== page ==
It can be even on one end of the spectrum of over communication or what we see a lot is under communication, and so from an under communication standpoint, we don’t sit down with them at the end of the visit. We don’t give them a diagnosis. We don’t give them…maybe we do give them a diagnosis, but we don’t give them what caused that. We don’t give them a really well thought out treatment plan on why you're doing that. We don’t communicate some of the expectations you have of that patient as far as at-home care. There's a lot of things that go unsaid. We sometimes focus on ourselves or we just start spitting out all these, you know, words and terminology, but we really didn't give them the information they were seeking that's going to help guide them through this, and really frankly, buy into what you're telling them. One of the biggest things we see when this happens is under communication or poor communication in general, is you may want them to come in twice a week for four weeks to you know, obviously get better and stay better and then after a few visits or so, they're either not getting better or they feel like they're resolved and they fell off care. [0:05:18.5]
One of the biggest problems with the poor communication is these patients don’t fulfill the treatment plan that you recommend and that will really hinder your clinical outcomes, and so you'll be confused as to why they're leaving and a lot of times it's the communication and then your clinical outcomes are going to suffer as well. So you got to make sure that you're communicating. On the other end of the spectrum, like I mentioned, was over communication, kind of the verbal vomit we hear a lot, especially a lot of younger chiropractors and I think chiropractors in general fall into this category where we just start speaking in science and chiropractic terms and all these big words and we don’t bring it down to that like 5th grade level that they can actually understand and frankly buy into, and so they just are so overwhelmed and you just talk too much about whatever. [0:06:10.6]
It doesn’t resonate with them either. So again, there's not going to be any buy-in. So you really got to clear and concise with your communication and that's why I feel like I really …having communication, what we would call like table talk is obviously important but we also need to have a very well thought out report of findings that's not this dog and pony show that's trying to convince them of anything. It's just sitting down and really making them understand that you heard them. You understand what they're going through and that you have a really well thought out plan for them. So you really need to make sure, you know, I think I spend three to five minutes at the end of the first visit and go over everything for them. [0:07:01.5]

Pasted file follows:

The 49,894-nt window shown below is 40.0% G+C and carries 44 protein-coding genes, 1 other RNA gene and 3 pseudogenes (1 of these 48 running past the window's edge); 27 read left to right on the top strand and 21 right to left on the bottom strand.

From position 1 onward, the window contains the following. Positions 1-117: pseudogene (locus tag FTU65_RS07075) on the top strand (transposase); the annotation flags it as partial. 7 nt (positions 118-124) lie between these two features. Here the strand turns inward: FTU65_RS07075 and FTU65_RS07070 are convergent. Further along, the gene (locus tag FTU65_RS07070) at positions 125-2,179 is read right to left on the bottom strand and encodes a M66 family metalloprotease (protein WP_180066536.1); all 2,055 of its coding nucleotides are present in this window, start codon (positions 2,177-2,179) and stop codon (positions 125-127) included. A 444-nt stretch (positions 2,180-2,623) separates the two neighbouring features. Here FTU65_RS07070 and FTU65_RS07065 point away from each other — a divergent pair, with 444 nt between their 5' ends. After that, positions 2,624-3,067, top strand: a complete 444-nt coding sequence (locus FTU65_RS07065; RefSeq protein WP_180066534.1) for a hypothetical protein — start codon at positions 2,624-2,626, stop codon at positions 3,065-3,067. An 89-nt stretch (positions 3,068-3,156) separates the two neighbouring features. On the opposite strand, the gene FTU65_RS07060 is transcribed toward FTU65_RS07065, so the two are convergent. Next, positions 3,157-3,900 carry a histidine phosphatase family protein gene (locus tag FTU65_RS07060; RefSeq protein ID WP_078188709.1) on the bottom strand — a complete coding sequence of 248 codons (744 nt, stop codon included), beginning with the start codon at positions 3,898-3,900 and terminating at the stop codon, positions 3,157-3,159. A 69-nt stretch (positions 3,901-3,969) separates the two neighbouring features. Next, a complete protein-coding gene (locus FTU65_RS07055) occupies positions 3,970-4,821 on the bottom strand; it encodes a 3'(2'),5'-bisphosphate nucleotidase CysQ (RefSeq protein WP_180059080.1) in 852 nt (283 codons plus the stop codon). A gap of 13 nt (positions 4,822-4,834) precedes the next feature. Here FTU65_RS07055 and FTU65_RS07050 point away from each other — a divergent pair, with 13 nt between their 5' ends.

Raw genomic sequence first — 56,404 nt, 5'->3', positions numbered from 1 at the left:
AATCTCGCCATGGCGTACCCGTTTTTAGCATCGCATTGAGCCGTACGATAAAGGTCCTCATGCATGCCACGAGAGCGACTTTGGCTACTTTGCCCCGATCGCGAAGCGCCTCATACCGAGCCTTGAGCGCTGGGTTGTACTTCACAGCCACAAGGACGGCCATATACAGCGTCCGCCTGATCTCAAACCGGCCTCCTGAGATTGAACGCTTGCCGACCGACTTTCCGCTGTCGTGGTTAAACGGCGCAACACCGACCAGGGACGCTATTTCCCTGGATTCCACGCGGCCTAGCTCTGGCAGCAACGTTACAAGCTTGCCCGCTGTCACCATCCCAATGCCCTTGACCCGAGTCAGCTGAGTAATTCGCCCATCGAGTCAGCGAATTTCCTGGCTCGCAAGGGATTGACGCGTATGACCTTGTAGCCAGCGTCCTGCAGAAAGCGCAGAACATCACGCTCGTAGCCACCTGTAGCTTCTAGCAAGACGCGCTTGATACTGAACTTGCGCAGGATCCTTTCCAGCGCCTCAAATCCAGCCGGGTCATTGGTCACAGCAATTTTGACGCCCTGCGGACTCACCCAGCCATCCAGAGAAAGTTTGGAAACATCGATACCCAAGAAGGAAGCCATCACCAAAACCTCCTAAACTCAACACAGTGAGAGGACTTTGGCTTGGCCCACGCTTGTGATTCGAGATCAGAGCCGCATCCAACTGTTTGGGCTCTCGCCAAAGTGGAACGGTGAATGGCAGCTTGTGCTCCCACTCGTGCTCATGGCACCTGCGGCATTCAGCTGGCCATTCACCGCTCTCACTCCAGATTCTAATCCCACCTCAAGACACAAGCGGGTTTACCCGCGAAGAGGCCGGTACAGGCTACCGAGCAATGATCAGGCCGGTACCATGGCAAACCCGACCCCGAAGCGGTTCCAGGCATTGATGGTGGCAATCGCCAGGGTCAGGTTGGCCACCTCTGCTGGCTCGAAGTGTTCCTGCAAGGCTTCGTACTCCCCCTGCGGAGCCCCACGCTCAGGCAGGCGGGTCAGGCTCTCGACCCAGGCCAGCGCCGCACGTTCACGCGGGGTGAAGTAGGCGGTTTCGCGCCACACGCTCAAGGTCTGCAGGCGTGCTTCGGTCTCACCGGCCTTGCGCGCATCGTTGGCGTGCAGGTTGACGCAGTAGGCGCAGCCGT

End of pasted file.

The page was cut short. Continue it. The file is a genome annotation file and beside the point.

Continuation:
I kind of you know start out with making it about them and what the condition is, what the diagnosis is, what's the indirect cause of it, you know, reiterate what their concerns are, you know, like their concern is maybe they can't run and then outline what their goals are. Maybe their goal is they're trying to run this marathon and cross that finish line. So we go through that and we understand that like, yeah, I'm not trying to just get rid of your knee pain, which would be easier than getting rid of your knee pain and running 20 something miles. Right? So, I make sure that they understand like yeah, this is the goal, not just to get you feeling better, but also, you know, for this particular example, is getting them to be able to run and cross the finish line. So, I do that, and then from there, I lay out the treatment plan - what we're going to do as far as the care we're going to give them - what they can expect. Right? So a lot of times the mistake we make is we go right out of the gates and we talk about how great, you know, active release technique is, and I'm certified in that, so it's something we do or grastoning technique or the adjustment or the rehab or NBT, like whatever - we just go right out of the gates talking about how great that is and that's what we're going to do. [0:08:09.0]